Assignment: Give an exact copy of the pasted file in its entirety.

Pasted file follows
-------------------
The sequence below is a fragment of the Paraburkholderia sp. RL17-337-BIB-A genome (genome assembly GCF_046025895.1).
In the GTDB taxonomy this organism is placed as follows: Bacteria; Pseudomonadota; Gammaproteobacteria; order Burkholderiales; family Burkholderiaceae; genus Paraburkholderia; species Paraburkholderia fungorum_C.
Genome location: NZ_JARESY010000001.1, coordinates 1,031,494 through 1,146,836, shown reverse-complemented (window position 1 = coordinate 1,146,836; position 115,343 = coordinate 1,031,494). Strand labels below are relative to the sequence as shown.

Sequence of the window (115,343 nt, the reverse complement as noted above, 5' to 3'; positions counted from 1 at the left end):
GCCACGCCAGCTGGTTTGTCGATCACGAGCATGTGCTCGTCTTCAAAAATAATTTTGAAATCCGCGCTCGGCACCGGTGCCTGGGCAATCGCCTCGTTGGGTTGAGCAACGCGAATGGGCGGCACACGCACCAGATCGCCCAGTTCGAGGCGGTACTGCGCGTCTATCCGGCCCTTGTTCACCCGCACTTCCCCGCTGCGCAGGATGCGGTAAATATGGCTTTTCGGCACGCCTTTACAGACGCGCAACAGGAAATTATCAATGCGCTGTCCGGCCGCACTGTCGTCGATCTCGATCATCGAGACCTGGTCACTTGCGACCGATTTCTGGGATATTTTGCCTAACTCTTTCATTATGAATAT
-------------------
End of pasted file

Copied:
The sequence below is a fragment of the Paraburkholderia sp. RL17-337-BIB-A genome (genome assembly GCF_046025895.1).
In the GTDB taxonomy this organism is placed as follows: Bacteria; Pseudomonadota; Gammaproteobacteria; order Burkholderiales; family Burkholderiaceae; genus Paraburkholderia; species Paraburkholderia fungorum_C.
Genome location: NZ_JARESY010000001.1, coordinates 1,031,494 through 1,146,836, shown reverse-complemented (window position 1 = coordinate 1,146,836; position 115,343 = coordinate 1,031,494). Strand labels below are relative to the sequence as shown.

Sequence of the window (115,343 nt, the reverse complement as noted above, 5' to 3'; positions counted from 1 at the left end):
GCCACGCCAGCTGGTTTGTCGATCACGAGCATGTGCTCGTCTTCAAAAATAATTTTGAAATCCGCGCTCGGCACCGGTGCCTGGGCAATCGCCTCGTTGGGTTGAGCAACGCGAATGGGCGGCACACGCACCAGATCGCCCAGTTCGAGGCGGTACTGCGCGTCTATCCGGCCCTTGTTCACCCGCACTTCCCCGCTGCGCAGGATGCGGTAAATATGGCTTTTCGGCACGCCTTTACAGACGCGCAACAGGAAATTATCAATGCGCTGTCCGGCCGCACTGTCGTCGATCTCGATCATCGAGACCTGGTCACTTGCGACCGATTTCTGGGATATTTTGCCTAACTCTTTCATTATGAATAT